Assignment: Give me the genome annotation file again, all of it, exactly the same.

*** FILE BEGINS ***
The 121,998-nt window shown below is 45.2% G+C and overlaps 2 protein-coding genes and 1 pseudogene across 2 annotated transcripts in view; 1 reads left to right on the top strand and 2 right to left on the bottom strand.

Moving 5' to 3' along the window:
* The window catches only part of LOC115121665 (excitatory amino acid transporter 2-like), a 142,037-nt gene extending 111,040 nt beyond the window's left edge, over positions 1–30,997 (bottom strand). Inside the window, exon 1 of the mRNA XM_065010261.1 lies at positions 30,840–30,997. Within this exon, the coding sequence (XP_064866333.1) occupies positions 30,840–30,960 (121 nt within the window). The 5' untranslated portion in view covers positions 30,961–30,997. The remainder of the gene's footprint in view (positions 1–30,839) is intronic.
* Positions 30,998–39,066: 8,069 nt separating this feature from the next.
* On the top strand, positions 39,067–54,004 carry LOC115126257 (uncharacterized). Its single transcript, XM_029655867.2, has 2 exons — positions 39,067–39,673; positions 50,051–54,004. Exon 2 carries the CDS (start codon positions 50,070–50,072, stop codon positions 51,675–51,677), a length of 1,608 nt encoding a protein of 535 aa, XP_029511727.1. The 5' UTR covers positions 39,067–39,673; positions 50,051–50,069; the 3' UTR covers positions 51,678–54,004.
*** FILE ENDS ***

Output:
The 121,998-nt window shown below is 45.2% G+C and overlaps 2 protein-coding genes and 1 pseudogene across 2 annotated transcripts in view; 1 reads left to right on the top strand and 2 right to left on the bottom strand.

Moving 5' to 3' along the window:
* The window catches only part of LOC115121665 (excitatory amino acid transporter 2-like), a 142,037-nt gene extending 111,040 nt beyond the window's left edge, over positions 1–30,997 (bottom strand). Inside the window, exon 1 of the mRNA XM_065010261.1 lies at positions 30,840–30,997. Within this exon, the coding sequence (XP_064866333.1) occupies positions 30,840–30,960 (121 nt within the window). The 5' untranslated portion in view covers positions 30,961–30,997. The remainder of the gene's footprint in view (positions 1–30,839) is intronic.
* Positions 30,998–39,066: 8,069 nt separating this feature from the next.
* On the top strand, positions 39,067–54,004 carry LOC115126257 (uncharacterized). Its single transcript, XM_029655867.2, has 2 exons — positions 39,067–39,673; positions 50,051–54,004. Exon 2 carries the CDS (start codon positions 50,070–50,072, stop codon positions 51,675–51,677), a length of 1,608 nt encoding a protein of 535 aa, XP_029511727.1. The 5' UTR covers positions 39,067–39,673; positions 50,051–50,069; the 3' UTR covers positions 51,678–54,004.